However after refactoring a bit of code today where the number of bits needed to represent something was an issue, I find myself wondering whether some other potential cases could be avoided by having something like Log2SizeOf() as an operation which could be resolved at compilation time.

I've flirted with ? and ?? in some of my own scripting stuff, the difference being the behaviour when the conditional evaluated to something other than a Boolean.

However my principal reason for favouring if-then-else as an expression element is to have Pascal implement as much as possible of ALGOL-60: omissions are embarassing.

MarkMLl
Title: Re: how to break out early of a case ?
Post by: munair on December 07, 2021, 11:28:00 am
However my principal reason for favouring if-then-else as an expression element is to have Pascal implement as much as possible of ALGOL-60: omissions are embarassing.

MarkMLl

Why? ALGOL-60 was an important development at the time and the language was of major influence to later languages. But it also stems from a time when system resources were very limited. So that the then developers chose to allow the IF-statement in expressions came from necessity rather than elegance. Later language developers were wise to drop the construct. Why that would be embarrassing is beyond me.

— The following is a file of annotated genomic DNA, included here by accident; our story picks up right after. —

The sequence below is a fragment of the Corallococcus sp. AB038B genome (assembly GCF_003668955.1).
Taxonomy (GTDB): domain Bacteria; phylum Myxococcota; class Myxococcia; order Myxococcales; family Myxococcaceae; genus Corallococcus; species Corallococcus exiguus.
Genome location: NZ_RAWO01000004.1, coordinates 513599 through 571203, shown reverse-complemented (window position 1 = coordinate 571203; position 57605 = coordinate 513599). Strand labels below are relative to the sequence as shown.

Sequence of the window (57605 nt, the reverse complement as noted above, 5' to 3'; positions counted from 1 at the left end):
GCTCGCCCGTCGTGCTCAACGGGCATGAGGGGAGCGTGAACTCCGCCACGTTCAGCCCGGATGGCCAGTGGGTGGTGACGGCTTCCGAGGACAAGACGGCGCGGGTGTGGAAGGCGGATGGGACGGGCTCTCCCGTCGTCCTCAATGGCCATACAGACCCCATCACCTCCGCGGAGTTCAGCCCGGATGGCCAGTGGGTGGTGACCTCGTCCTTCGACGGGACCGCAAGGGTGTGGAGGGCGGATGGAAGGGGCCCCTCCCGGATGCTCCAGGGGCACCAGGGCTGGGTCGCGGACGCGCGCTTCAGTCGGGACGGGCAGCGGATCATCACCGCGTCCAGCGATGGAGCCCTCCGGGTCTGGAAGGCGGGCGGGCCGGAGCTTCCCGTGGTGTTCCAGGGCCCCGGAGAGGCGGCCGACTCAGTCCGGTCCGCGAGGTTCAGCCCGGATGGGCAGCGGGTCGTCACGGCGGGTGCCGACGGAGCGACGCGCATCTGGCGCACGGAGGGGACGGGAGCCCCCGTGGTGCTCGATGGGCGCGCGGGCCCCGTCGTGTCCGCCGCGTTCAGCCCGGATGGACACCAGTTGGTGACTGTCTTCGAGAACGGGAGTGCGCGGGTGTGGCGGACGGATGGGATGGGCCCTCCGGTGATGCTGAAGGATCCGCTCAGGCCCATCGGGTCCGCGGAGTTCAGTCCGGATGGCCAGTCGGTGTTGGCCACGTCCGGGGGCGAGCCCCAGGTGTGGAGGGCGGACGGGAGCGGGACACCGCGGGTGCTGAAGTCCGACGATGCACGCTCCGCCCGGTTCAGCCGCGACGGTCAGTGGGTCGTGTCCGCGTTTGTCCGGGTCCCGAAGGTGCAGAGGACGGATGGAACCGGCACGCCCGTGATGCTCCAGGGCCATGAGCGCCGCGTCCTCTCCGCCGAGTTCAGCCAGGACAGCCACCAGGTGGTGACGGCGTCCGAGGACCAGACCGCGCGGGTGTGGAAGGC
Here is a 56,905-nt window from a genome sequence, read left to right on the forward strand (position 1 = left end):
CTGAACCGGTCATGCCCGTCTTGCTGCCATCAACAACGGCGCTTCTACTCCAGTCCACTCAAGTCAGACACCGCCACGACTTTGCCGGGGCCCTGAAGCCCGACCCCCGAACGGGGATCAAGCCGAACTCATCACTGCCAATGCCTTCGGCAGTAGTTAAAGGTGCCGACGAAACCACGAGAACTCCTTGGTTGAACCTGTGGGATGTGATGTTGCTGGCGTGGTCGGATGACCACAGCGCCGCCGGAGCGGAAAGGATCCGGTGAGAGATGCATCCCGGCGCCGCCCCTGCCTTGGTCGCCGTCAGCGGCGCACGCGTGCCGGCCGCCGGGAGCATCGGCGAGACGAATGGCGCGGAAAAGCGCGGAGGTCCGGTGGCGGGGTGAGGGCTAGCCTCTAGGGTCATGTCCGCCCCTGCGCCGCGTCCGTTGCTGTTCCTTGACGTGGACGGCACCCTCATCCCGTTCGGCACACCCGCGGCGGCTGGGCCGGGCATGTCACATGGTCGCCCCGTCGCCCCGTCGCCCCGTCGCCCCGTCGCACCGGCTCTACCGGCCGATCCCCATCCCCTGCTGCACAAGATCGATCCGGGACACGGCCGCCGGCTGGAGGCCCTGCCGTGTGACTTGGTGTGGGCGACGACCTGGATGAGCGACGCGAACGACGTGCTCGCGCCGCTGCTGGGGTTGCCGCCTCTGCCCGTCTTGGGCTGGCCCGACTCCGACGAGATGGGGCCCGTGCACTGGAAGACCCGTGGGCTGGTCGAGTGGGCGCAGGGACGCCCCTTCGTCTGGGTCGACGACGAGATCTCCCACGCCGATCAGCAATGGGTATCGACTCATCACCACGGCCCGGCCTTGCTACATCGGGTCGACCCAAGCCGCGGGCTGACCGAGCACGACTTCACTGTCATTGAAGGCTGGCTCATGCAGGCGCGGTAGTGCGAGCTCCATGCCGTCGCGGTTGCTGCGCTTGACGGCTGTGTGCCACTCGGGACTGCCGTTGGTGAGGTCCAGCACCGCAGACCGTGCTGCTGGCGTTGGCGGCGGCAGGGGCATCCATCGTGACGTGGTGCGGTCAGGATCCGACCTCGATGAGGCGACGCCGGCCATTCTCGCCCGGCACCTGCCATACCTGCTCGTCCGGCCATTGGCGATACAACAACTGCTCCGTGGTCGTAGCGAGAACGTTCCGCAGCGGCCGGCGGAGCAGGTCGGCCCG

Title: Re: how to break out early of a case ?
Post by: MarkMLl on December 07, 2021, 11:50:16 am
Why? ALGOL-60 was an important development at the time and the language was of major influence to later languages. But it also stems from a time when system resources were very limited. So that the then developers chose to allow the IF-statement in expressions came from necessity rather than elegance. Later language developers were wise to drop the construct. Why that would be embarrassing is beyond me.